A Critical Analysis of the Sack of Limoges (1370) according to Jean Froissart

January 15, 2018 September 1st, 2019 Free Essays Online for College Students

The Battle of Limoges was Edward, the Black Prince’s final military action of his life and as a consequence has grave implications on how it was subsequently viewed as the one blemish on his otherwise glorious reputation1. It is used as an example of ‘butchery in medieval warfare and of the Black Prince’s cruelty’.2 Even though he was not infringing on chivalric code, ‘inherent inhuman viciousness has often been attributed to the Black Prince’ due to the actions carried out at Limoges. Which Barbara Emerson has stated does not fit with his pervious leadership style. At one point in the N�jera campaign, the Black Prince forbade Don Pedro to kill the townsfolk of a taken town.3 However we have to ask what about Limoges was cruel? Was it the supposed massacre that Froissart tells us it was? How was the Black Prince’s illness affecting his decision making and did he in fact remain chivalric throughout the campaign? For example there are now some major inconsistencies between what modern scholars and academics believe and what Froissart tells us. So the final question one has to ask is, can we still find use in Froissart as a historical source?

Froissart is one of the major contemporary sources for us in finding out about the life and actions of the Black Prince. Writing his chronicles in French, he uses other chroniclers for much of his work, Le Bel and so we must be wary to distinguish what was just Le Bel recited and what was added by Froissart from his own knowledge or his other sources.4 He used and relied upon the ‘reminiscences’ of the knightly group of men from both England and France as well as possibly using heralds such as Sir John Chandos who compiled a life of the Black Prince.5 He also had the benefit of meeting the Black Prince and being with him at certain points of his life, such as in the winter of 1366, in Aquitaine.6 Curry has written on Froissart that ‘there has been much academic debate over the nature, sources and reliability of his works.’7 However this surely is an issue for any chronicler of the time. The writer would have a patron and hence would write a history aimed at them with particular emphasis on attitudes, values and ideas that matched the patrons.

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Froissart is no different that other writers in shaping the bias and using selected content on what audience it was that he was writing for. This is why when using authors like Froissart we have to consider where the document has come from and who it was written for. It would be criminal not to do this for the reasons already stated. Palmer has written that one such example is that the Amiens Manuscript and all other versions of Book I from Froissart. In all other versions of the manuscript other than the Amiens version, certain chapters appear in all versions and likewise, there are chapters in the Amiens version that are not in any other form of the manuscript.8 Therefore, it is vital for a complete view on what Froissart makes of an event we look at several variations of it and compare just how they differ and consider who it was that was the patron of that manuscript was and how that in turn affected how it was written.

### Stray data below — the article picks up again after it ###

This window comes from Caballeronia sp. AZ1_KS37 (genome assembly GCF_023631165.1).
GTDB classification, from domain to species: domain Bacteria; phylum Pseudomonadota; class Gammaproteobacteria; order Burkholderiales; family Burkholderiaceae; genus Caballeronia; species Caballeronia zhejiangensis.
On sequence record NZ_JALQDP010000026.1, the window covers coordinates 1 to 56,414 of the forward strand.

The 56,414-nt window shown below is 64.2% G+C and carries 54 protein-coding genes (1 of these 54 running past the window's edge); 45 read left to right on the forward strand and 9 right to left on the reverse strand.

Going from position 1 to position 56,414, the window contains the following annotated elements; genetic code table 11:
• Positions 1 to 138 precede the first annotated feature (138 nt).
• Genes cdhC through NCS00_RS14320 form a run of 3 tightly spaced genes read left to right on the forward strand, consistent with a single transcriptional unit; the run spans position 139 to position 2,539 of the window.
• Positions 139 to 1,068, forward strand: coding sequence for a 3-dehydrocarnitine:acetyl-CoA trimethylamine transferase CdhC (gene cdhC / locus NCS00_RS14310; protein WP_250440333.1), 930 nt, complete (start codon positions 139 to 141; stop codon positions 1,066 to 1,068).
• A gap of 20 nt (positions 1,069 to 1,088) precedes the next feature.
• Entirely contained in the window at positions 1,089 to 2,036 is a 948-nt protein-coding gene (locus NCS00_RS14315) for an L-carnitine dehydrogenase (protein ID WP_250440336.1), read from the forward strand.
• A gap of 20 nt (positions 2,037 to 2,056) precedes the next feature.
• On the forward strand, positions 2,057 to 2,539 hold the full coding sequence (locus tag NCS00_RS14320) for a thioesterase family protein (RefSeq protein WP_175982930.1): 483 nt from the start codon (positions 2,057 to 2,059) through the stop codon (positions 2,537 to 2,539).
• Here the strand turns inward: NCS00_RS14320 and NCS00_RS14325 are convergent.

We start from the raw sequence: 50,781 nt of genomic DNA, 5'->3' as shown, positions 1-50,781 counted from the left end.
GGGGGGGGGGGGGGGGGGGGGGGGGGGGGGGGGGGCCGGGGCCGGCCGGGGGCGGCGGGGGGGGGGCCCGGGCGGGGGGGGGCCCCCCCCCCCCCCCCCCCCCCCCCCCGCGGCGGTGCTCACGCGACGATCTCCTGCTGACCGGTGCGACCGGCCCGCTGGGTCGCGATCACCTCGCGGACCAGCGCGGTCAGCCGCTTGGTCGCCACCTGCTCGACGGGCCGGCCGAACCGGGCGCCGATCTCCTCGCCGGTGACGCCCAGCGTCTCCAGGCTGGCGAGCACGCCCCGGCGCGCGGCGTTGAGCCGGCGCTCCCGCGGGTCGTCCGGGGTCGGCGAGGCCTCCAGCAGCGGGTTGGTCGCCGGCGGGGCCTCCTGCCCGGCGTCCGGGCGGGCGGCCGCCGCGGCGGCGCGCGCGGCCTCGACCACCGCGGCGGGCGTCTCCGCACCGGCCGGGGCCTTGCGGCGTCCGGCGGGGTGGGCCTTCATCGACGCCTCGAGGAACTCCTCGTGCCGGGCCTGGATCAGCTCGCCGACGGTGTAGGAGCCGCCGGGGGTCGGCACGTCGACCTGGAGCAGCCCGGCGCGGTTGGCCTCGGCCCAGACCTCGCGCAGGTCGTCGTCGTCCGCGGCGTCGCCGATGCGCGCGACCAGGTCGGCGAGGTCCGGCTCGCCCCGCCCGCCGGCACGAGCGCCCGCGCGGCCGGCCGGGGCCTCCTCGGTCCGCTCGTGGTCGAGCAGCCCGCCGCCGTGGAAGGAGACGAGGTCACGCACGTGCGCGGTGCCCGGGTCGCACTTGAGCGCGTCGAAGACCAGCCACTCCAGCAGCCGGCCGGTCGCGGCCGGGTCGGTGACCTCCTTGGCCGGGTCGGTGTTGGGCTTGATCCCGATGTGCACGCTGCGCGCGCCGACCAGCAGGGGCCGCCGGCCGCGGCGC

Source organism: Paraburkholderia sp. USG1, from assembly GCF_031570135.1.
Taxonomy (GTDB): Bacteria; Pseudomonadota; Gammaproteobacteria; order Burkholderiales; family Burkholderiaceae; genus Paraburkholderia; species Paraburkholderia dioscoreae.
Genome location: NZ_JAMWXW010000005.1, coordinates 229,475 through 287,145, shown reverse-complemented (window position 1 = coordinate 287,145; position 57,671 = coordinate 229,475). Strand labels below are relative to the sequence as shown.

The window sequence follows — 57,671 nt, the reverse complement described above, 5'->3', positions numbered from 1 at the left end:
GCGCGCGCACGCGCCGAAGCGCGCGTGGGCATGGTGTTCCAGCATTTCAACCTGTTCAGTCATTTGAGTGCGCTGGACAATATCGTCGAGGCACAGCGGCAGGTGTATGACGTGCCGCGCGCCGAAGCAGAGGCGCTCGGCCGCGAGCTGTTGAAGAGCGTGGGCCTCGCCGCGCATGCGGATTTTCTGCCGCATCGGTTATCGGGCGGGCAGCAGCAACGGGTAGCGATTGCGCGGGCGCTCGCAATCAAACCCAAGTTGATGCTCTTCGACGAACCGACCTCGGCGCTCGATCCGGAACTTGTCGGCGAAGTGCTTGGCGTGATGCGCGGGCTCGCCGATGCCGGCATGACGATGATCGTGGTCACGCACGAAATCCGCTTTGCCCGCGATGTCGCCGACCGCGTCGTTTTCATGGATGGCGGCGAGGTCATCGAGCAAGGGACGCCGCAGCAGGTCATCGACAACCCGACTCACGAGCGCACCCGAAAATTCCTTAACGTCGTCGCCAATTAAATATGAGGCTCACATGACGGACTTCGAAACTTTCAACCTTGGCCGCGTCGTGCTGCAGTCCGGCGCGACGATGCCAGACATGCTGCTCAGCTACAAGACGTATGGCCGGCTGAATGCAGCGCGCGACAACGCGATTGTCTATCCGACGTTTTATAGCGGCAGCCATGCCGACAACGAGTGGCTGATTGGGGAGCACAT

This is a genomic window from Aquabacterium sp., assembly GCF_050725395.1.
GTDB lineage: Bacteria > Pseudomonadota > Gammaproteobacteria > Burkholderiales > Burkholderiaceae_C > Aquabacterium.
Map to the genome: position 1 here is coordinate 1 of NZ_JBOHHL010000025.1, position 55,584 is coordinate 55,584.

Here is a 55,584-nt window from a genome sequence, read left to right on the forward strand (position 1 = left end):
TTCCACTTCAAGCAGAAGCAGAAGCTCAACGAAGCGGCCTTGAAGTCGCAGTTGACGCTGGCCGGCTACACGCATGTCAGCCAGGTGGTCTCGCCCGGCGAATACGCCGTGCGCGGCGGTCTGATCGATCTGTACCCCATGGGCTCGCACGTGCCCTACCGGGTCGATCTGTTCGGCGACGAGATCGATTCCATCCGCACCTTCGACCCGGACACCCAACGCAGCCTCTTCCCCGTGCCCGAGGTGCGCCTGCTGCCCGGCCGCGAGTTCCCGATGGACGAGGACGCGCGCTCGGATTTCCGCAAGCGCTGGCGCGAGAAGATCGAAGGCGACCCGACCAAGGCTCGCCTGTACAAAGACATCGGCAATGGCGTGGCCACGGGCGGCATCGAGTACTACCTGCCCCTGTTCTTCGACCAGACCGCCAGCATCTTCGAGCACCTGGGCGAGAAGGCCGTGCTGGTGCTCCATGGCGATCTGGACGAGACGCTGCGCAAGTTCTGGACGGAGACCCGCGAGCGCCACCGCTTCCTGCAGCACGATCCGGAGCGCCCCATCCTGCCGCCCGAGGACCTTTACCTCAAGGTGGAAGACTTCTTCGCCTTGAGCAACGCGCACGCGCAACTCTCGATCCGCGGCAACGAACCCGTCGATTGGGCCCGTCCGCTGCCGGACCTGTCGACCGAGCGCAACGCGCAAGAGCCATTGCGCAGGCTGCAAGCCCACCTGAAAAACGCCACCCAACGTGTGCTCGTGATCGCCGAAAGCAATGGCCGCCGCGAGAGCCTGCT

Despite his French origins, Froissart actually admired the Black Prince and so his account of the Sack of Limoges is interesting in painting the Black Prince in a very negative light. One view on this is the possibility that the important fact was that the Black Prince ‘ordered a pointless massacre’ rather than the number of dead.9 Even so Hubert Cole amongst others has suggested that Froissart multiplied the number of dead tenfold. Whereas Froissart gives the figure of ‘more than three thousand persons…’10 were killed, a contemporary local chronicler at the Saint Martial Abbey recorded that ‘The city was taken and burned and more than three hundred persons put to death’.11 If this is the figure, then it has been suggested that this number was less than the number estimated for the number of military militia.12 What is interesting on the matter of the amount of deaths is that some sources do not mention it at all. Both Papal and French records which have been said to have been ‘purely factual’ with the references to the destruction of property but neither have records with regards to the number of dead.13 In fact even the English chronicler, Walsingham does mention the inhabitant’s deaths, Edward and his forces ‘…killed all those he found there, a few only being spared their lives and taken prisoner.’14 So whilst Froissart is certainly not the only chronicler to tell of a vast massacre it is very telling that official records make no mention of it at all.

As aforementioned, with the sack of Limoges being the last military action in Aquitaine (as well as in his life), this very fact helps to contribute to that fact that his character is viewed in such a negative light. In fact it has been suggested that it was due to the sacking that the Black Prince got his name of ‘Black’. This can be seen in Froissart and one reason for this could be that this manuscript could have been written for a French patron. Palmer has written that the French, being the suppressed victims of the Black Prince within the early part of the Hundred Years’ War, has a point of view that is more ‘unreasonably’ hostile towards the English with a prime example being the sack of Limoges.15 Barber has suggested that this could have come from the French or Papal courts (Pope Gregory XI’s nephew, Roger de Beaufort had been taken captive at Limoges).16 However if it has, we are yet to find a record of it today, suggesting either it has been lost or it has come from elsewhere, if not from his own opinions.


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